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One in a million: Life, death, football and Jordan Parks

by yarger
Thu, Aug 16th 2018 12:15 pm
Jordan Parks is back for the 2018 season. (Photos by David Yarger)
Jordan Parks is back for the 2018 season. (Photos by David Yarger)
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Niagara-Wheatfield senior QB ready to play again after health scare in winter
By David Yarger
Tribune Editor
For some athletes, football is a way of life. Some players relish the opportunity of being between the lines, from goal post to goal post.
For Niagara-Wheatfield High School senior quarterback Jordan Parks, his true love is the game of football. This past winter, though, that love was almost taken from him.
During basketball season, Jordan missed out on a practice and told his mother, Jennifer, he wasn't feeling well. That day would bring about a big change in Jordan's life.
He fainted in his kitchen and was left unconscious. Jordan's father, Johnny, felt a slight pulse on his son, while Jennifer called 911.
"I was able to revive him," Johnny said. "He looked at me and said 'Dad, I love you,' eyes rolled back in his head. ... I kept telling her (Jennifer) it's OK, he's going to be alright. ... Probably one of the scariest experiences I've ever experienced."
Town of Niagara Active Hose showed up to the Parks' house to aid Jordan, where it was decided he would head straight to Children's Hospital. Upon arrival, Jordan was admitted to the intensive care unit. After a three-day stay, Jordan went to Strong Memorial Hospital in Rochester, New York, where a heart monitor was implanted to regulate his heart rate. Information from the monitor is sent monthly to the Parks, and in the case of emergency, the family is alerted immediately.  
Jordan had suffered an irregular heartbeat - something doctors told him was one in a million in his case, being an in-shape athlete in good health.
For Jordan, a usual three-sport athlete between football, basketball and baseball, sports were put on hold - and there was no timetable for a possible return. The matter was more than athletics, though.
"Just knowing that everything could come to an end, just kind of thinking the worst things, like not being able to play, let alone not being able to live. Doctors said I might not be able to play my senior year, which kind of put things into reality to the point where I had to get my health back together before I was worried about playing football again," Jordan said.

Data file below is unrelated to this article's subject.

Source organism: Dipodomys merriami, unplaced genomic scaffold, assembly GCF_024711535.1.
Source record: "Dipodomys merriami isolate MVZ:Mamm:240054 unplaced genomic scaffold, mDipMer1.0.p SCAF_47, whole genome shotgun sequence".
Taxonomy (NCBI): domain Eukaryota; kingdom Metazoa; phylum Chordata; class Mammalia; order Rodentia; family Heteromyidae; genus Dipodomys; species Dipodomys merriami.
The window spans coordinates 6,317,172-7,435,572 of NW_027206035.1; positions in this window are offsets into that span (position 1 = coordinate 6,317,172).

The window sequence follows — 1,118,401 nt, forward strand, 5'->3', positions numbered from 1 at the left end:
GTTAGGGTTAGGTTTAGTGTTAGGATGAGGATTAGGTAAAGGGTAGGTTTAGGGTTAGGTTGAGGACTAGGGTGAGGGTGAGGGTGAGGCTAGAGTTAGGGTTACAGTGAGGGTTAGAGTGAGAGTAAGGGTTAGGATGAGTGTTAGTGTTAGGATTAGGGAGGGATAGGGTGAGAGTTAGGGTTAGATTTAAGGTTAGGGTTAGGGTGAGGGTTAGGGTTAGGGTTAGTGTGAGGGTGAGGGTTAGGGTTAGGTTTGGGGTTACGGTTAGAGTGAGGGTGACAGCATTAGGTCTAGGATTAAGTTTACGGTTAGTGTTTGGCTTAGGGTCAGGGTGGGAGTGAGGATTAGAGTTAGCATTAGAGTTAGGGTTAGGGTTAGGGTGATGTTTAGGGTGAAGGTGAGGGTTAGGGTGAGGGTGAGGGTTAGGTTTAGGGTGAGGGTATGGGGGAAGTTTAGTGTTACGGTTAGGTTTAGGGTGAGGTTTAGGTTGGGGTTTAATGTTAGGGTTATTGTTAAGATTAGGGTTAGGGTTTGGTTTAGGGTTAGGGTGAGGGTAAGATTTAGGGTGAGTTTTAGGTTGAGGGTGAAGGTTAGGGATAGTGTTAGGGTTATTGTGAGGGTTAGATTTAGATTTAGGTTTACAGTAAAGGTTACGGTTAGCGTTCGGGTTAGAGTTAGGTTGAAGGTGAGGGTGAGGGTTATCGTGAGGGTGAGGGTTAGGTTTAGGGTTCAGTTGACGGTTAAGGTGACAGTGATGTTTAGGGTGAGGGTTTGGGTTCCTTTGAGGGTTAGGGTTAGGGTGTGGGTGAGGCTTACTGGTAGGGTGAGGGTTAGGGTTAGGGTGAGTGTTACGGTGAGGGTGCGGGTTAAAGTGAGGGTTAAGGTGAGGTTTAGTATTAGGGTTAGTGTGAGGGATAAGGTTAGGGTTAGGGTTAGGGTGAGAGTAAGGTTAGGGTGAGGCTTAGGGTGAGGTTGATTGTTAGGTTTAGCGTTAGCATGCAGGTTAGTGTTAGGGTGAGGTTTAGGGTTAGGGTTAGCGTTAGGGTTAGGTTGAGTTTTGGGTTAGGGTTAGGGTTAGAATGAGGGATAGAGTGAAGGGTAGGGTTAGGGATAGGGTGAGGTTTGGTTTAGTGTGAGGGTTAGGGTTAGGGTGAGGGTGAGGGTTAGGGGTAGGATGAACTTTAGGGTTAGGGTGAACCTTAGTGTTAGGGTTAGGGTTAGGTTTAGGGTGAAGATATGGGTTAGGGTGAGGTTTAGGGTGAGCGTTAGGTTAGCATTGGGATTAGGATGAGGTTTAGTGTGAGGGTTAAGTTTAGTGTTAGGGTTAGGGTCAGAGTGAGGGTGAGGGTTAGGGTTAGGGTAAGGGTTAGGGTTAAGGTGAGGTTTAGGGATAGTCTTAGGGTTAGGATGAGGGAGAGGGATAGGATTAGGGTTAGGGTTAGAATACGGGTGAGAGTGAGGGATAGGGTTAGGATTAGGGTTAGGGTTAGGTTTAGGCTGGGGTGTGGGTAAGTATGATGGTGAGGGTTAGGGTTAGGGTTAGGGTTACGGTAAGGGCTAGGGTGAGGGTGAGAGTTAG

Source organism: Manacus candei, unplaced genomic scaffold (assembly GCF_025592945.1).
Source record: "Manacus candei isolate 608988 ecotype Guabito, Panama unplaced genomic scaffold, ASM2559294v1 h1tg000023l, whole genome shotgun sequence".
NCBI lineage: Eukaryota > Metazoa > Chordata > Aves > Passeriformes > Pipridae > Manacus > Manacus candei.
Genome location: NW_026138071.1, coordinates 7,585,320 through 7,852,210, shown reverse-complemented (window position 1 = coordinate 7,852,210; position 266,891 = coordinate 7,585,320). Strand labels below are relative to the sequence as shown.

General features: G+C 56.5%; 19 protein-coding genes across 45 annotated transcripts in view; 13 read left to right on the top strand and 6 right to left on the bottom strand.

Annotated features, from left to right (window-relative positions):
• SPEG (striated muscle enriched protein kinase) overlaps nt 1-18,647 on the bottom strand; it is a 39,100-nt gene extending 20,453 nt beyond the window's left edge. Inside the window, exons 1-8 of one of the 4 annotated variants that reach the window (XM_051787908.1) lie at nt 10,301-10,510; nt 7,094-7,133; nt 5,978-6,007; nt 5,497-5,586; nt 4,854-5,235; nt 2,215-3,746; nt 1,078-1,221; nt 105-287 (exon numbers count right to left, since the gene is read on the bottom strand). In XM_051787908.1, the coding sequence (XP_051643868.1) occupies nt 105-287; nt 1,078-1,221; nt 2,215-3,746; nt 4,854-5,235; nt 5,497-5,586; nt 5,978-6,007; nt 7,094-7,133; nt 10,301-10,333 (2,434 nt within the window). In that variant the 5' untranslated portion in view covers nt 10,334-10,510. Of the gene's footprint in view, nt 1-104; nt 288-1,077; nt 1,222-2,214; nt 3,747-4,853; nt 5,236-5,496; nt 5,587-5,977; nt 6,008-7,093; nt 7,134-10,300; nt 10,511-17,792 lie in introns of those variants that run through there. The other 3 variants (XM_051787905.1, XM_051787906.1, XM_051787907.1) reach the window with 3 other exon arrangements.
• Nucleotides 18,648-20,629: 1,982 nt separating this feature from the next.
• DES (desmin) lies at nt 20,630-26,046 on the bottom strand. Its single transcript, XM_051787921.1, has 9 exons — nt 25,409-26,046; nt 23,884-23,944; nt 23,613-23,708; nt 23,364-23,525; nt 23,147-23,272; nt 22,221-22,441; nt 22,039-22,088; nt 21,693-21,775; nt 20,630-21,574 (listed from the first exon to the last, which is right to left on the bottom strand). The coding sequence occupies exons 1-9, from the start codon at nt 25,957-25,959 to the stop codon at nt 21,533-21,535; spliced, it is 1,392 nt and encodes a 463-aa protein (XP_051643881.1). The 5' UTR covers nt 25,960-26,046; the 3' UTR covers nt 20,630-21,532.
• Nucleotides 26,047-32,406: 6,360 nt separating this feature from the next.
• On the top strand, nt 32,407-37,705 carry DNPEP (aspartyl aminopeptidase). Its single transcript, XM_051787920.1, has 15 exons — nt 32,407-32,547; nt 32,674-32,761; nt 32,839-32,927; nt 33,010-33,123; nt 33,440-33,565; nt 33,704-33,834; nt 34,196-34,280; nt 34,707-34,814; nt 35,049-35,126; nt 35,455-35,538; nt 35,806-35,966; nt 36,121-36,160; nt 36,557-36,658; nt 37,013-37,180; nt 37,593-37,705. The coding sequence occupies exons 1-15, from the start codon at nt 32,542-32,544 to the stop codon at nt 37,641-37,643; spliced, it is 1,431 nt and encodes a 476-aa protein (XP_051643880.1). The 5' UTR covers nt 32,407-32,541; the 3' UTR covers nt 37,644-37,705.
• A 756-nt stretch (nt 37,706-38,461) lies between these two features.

Jordan was a big part of the Falcons' rushing offense in 2017, as he rushed for 997 yards. His coach, Russ Nixon, though, put football off to the side when he heard about the incident.
"Your first reaction is, 'Is everything going to be alright?' There's so much more for these young kids now than just football. Jordan being a young guy, he's got his whole life ahead of him, so to hear that he had this scare and this medical issue, you don't even think about the athletic part at all. You just think about this young man's well-being.
"It definitely was a shock. He's one of our better conditioned athletes and to hear that he was having these issues, it made us all open our eyes real wide and make sure everything was alright with him," Nixon said.
For Johnny and Jennifer, knowing how much Jordan loves sports, it was upsetting to hear athletics could be taken away.
"The reality of it was seeing him in ICU and knowing that this is it - it was hard to swallow that pill. Not knowing that we'll ever see him play again, it put life in perspective. ... So, for him not to play, it was kind of hard for us," Johnny said.
Although the spring baseball season was taken from Jordan - a disappointment, because he's played since he was 4 years old - Jordan was cleared for a return to football in the fall. The clearance came while rumors rose that he wouldn't play again - a true joy for Jordan, his family and Nixon.